Virtual Collaboration

How do you work on a team when it is impossible to physically work alongside your teammates?

In all studios, but especially Community Build, we rely so heavily on collaboration, communication, and coordination – three things that seemed impossible when first faced with social distancing. In any previous time period, continuing our studio-based education would have been impossible but with programs like Zoom, GoogleDrive, Pinterest, etc. we have not only made this situation work. We have used it to our advantage. Somehow, our team has managed to come together and produce a huge amount of thoughtful and groundbreaking work. As students in the Community Build program, we have always had the desire to create something meaningful that has a positive impact. While having to press pause on our projects on the Greenway was a huge disappointment, it has been exciting to work on something that could end up saving lives.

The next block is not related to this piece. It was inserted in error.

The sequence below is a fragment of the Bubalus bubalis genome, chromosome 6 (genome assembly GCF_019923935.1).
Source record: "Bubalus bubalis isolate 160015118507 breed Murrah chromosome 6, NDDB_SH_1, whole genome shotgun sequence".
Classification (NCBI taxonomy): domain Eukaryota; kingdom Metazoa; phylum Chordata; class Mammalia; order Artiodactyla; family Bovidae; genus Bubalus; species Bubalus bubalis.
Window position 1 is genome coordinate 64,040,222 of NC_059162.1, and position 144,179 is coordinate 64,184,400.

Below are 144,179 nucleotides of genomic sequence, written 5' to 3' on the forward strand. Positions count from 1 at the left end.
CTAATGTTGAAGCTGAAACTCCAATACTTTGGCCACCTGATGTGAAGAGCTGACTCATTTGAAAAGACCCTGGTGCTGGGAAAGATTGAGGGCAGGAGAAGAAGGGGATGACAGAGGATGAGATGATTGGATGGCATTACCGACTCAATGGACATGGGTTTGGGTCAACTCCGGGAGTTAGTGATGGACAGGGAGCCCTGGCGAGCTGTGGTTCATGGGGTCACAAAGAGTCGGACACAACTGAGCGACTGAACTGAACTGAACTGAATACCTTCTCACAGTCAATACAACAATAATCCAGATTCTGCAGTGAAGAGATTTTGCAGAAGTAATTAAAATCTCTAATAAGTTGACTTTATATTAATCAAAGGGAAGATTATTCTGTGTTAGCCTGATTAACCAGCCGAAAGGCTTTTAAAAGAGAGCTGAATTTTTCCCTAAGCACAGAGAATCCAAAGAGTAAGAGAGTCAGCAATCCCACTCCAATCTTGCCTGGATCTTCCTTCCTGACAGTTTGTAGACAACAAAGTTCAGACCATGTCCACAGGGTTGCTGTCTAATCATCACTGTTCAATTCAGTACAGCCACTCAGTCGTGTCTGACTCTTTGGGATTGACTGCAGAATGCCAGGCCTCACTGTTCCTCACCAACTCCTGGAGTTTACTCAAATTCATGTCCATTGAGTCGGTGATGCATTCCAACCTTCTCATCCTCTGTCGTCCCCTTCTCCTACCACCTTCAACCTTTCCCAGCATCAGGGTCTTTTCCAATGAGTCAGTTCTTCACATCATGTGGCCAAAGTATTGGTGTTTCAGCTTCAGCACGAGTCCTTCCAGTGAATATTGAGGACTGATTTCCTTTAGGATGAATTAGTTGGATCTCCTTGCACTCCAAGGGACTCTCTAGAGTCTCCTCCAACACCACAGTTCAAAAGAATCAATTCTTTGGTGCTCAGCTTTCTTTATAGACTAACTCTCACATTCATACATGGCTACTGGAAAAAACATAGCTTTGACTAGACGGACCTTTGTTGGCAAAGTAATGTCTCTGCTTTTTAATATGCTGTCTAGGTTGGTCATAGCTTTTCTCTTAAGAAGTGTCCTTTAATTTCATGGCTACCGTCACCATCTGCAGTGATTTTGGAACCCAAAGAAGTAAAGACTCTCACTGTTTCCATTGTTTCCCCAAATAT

In our race against the clock, against the spread of the virus, we have been having virtual studio sessions nearly non-stop. Yesterday, we had our largest virtual meeting to date with a huge range of people on the call from graphic designers to research personnel to emergency response experts. Our goal is to have the first version of the document in process to be finished and out for distribution by Monday while the second version will be finished in about two weeks at the end of the semester. Hopefully the first of the documents will help areas that don’t have testing facilities set up yet get set up to operate as safely as possible. Everything needed to set up and operate a temporary testing facility will be in this document. The second document is where things get interesting and more exciting. On the call yesterday our team introduced the idea of a mobile testing site, a system where the entire set-up could be easily moved to provide testing for those who may otherwise not be able to get to a testing site. In many cases, such as with a retirement facility, the people unable to drive to a testing site are also the most at risk of contracting the virus. We are meeting with some virus experts (not their scientific title but one that makes sense to me) early next week to make sure that we really are designing the best systems possible and keeping people 100% safe at these possible facilities.


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